A friend sent me the other day two articles on Soren Kierkegaard which reminded me of the bicentenary of the Danish philosopher’s birth. Philosophers, probably, belong to a species that’s becoming extinct. Nevertheless, it’s worthwhile, if not necessary, to take a glance at some of the old philosophies.
Kierkegaard’s most famous phrase is “leap into faith.” The philosopher argued that there is a profound insecurity in human life. Life is one contingency after another. The only certainty is death. The other certainties or truths have to be created by each one of us as we move through life. What is required in the process is the willingness to risk a leap of faith.
Becoming human is a project, argued Kierkegaard. Our task is not so much to discover who we are but to create ourselves at every moment.
Kierkegaard identified 3 stages of life experience.
1. The aesthetic: This is the stage at which we search for fulfilment in activities such as romance, career building and pleasure-seeking. This is, however, not ultimately satisfying. It eventually leads to boredom.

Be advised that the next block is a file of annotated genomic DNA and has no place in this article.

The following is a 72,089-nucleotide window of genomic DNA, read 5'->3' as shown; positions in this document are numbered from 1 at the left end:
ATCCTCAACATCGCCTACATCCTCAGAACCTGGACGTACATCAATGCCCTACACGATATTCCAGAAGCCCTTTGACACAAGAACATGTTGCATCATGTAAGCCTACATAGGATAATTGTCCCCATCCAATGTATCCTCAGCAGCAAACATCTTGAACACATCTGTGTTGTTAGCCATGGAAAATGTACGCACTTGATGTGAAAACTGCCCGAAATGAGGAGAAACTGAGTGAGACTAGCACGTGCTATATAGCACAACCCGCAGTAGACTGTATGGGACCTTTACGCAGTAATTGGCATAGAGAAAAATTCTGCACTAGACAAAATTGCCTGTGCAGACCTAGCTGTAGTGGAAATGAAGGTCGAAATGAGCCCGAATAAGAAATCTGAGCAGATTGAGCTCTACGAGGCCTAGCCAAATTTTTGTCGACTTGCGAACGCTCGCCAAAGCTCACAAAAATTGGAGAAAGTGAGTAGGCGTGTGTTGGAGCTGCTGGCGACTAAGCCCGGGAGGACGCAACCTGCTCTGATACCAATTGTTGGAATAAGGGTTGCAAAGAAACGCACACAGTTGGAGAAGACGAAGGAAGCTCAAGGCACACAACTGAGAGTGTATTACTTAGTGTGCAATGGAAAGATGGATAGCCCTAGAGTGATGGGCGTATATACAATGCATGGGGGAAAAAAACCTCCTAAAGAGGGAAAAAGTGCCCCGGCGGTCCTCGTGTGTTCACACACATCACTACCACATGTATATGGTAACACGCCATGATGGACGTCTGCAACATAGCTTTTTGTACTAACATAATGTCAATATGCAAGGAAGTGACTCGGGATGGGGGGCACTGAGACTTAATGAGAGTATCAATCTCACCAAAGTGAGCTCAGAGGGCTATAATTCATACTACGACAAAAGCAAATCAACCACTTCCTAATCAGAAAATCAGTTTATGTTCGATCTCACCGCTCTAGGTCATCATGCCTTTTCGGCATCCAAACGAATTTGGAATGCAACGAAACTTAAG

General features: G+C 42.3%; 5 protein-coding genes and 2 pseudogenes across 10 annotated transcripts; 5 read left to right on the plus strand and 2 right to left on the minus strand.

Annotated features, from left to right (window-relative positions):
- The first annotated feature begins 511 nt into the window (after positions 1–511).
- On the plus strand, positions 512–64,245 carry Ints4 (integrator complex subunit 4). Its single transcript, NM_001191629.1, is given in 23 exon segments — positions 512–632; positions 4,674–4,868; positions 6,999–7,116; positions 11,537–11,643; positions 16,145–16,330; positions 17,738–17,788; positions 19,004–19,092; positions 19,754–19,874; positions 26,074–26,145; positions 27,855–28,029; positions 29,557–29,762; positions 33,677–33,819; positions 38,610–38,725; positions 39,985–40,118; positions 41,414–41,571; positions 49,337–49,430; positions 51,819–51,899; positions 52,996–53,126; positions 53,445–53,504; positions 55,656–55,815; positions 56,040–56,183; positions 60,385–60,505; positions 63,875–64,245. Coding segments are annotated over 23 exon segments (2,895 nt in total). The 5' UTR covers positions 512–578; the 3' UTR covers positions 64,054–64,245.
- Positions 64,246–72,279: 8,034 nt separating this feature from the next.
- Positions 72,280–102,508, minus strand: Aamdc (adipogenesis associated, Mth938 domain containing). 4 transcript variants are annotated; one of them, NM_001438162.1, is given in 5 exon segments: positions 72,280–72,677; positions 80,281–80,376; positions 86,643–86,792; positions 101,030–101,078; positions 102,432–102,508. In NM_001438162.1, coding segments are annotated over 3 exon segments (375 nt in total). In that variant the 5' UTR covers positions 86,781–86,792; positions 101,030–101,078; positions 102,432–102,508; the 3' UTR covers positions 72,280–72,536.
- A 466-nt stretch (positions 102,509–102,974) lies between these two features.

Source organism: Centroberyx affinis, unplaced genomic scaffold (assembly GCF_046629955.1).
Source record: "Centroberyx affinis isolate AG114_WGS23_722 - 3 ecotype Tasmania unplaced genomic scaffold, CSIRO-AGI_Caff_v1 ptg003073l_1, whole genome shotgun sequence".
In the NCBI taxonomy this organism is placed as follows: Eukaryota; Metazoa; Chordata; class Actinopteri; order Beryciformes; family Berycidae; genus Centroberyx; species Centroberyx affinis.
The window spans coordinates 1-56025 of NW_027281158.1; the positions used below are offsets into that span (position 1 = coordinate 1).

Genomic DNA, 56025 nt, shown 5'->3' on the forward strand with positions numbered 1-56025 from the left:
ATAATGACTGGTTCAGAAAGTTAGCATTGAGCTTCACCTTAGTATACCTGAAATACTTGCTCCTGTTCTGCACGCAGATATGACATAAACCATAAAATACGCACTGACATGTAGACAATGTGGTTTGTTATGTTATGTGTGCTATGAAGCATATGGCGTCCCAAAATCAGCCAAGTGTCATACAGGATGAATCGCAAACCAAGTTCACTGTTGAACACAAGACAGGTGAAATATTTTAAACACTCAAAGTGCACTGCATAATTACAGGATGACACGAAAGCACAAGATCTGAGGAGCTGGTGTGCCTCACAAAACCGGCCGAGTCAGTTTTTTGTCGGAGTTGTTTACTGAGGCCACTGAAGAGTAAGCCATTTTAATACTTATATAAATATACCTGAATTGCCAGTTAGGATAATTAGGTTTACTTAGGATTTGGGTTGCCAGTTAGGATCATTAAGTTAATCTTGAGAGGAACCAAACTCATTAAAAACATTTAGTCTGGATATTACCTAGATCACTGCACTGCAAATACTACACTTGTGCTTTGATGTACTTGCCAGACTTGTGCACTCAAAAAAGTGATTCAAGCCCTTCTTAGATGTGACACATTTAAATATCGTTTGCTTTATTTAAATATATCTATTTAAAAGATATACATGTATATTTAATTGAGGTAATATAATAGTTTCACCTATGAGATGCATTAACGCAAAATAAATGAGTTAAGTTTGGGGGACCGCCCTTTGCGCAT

2. The ethical: This is a remedy for the aesthetic despair. This is a commitment to some arbitrary absolute. For example, when Mahatma Gandhi committed himself to non-violence, he was choosing this remedy. Similarly Mother Teresa chose compassion.
3. The religious: Kierkegaard thought that man could find his final contentment only in God. Kierkegaard would have agreed with Augustine of Hippo that “our hearts are restless until they rest in (God).”
But Kierkegaard’s God would not have been a simplistic god provided by some organised religion. The philosopher was of the view that most worthwhile truths are subjective rather than objective. There are plenty of objective truths in the world like water boils at 100 degree Celsius under normal conditions, etc. In human life, however, subjective truths assume a greater significance. “Truth is subjectivity,” Kierkegaard dared to assert. “Unless one believes something subjectively and passionately he does not possess the truth,” Norman Geisler and Paul Feinberg paraphrased Kierkegaard.
This subjective truth is found in the concrete, not in the abstract; in the existential, not in the rational. One places oneself in that truth, even as Mahatma Gandhi and Mother Teresa did, by a leap of faith. This truth is not arrived at logically but chosen by the individual’s will.
I think Kierkegaard’s philosophy deserves attention in a world where people are encouraged, if not forced, to be satisfied with superficial delights and contentment. People refuse to go beyond what Kierkegaard labelled the aesthetic stage. Our civilisation encourages us to stick like barnacles to the rock of superficiality. Kierkegaard invites us to leap out of that superficiality and commit ourselves to some higher, more profound truth.